One aspect of the changes introduced in the revised version of the Policy, as indicated in the outcome of the Cairo workshop, is the broadening of the scope of AU PCRD activities to incorporate peacebuilding dimension and cover the entire conflict cycle– pre-conflict, conflict, and post-conflict. This is indeed pursuant to the policy guidance provided by the PSC at its 1047th, held on 12 November 2021. The other aspect is that the revised policy underpins an integrated approach to peacebuilding that addresses the interlinked Humanitarian, Peace and Security, Development, and Governance (HDPG quadruple nexus) needs of countries affected by conflict. The inclusion of humanitarian principles as part of the core values that underpin the Policy, and some highlights on PCRD funding as part of the Policy’s section on rationale, as well as the inclusion of youth and environment security as additional pillars of the Policy are also among the important areas of the revision. The other aspect worth highlighting is the proposal to rename the PCRD Policy and related AU Commission organs and mechanisms, including the AU Center for PCRD, to be the AU Policy on ‘Peace Building, Reconstruction and Development (PBRD). The representative of Egypt put forth this proposal during the Cairo Workshop, arguing that replacing ‘Post-Conflict’ with ‘Peace Building’ could address the challenge of the stigma that persists around some countries being labeled as ‘conflict situation’ or ‘post-conflict situation’.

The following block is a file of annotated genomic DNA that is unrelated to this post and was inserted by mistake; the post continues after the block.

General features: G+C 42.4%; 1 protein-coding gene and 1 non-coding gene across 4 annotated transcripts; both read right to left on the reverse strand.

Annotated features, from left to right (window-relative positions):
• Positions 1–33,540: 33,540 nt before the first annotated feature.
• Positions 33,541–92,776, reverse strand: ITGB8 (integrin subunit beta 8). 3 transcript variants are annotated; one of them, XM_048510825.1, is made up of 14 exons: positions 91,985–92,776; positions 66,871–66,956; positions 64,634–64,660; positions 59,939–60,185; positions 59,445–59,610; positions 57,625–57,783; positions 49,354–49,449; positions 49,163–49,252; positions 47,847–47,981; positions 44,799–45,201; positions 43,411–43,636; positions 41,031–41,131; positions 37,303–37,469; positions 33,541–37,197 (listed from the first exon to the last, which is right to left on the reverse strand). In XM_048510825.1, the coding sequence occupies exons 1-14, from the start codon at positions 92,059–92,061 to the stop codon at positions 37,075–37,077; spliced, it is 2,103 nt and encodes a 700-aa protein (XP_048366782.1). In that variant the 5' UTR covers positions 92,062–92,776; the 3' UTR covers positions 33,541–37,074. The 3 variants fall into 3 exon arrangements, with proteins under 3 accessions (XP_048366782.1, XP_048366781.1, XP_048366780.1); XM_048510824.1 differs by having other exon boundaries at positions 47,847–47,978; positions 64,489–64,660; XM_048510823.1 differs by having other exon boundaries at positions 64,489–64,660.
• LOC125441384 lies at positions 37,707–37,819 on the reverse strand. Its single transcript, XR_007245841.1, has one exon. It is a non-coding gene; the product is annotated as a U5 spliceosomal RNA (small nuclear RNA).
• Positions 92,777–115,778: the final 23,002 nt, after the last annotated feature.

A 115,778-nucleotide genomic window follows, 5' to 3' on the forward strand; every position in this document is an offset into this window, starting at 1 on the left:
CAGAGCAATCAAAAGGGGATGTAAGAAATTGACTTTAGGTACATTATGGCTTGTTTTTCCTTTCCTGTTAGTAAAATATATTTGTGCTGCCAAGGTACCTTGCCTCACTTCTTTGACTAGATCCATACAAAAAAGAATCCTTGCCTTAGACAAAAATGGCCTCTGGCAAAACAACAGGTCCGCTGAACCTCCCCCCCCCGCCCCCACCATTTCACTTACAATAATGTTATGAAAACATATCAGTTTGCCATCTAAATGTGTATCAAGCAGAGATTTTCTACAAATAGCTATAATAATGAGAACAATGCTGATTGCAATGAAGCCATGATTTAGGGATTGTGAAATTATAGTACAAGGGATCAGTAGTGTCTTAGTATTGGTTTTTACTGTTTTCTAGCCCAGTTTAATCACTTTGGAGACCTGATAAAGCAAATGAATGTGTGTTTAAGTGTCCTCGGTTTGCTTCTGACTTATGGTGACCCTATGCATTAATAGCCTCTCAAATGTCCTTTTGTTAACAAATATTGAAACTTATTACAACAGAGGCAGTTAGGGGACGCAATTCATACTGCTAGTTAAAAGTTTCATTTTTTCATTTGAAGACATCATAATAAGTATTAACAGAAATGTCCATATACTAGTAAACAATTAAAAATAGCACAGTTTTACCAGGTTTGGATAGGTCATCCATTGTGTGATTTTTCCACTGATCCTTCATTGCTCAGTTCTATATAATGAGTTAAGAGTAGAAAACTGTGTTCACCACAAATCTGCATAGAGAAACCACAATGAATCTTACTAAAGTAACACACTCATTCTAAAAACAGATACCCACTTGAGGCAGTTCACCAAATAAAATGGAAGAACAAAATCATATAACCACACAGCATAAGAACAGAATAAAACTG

In addition to the revision process, the other major development in terms of strengthening AU’s peacebuilding architecture is the launch of a Working Group on AU PCRD on 15 May in line with PCS’s 1122nd session. Co-chaired by PAPS Commissioner Bankole and AUDA-NEPAD Chief Executive Officer Nardos Bekele, the working Group is aimed at developing and operationalizing mechanisms and processes based on the AU PCRD Policy, at the technical and strategic levels. While welcoming the launch of the Working Group, PSC members may wish to follow-up on the status of the implementation of its previous decisions, including the revitalization of the interdepartmental Task Force on PCRD, the reactivation of PSC Sub-Committee on PCRD, and preparation of the terms of reference (ToR) and time frames for the Sub-Committee. The Sub-Committee on PCRD is the third awaiting reactivation, alongside the Sub-Committees on sanctions and counter-terrorism. Additionally, PSC members may be interested in receiving updates on the progress made towards achieving full operationalization of the AU Centre for PCRD in Cairo, which was officially inaugurated in December 2021. One significant progress in the operationalization of the Centre is the appointment of substantive head of the Centre. The Centre is expected to have 30 staff members when it becomes fully operational.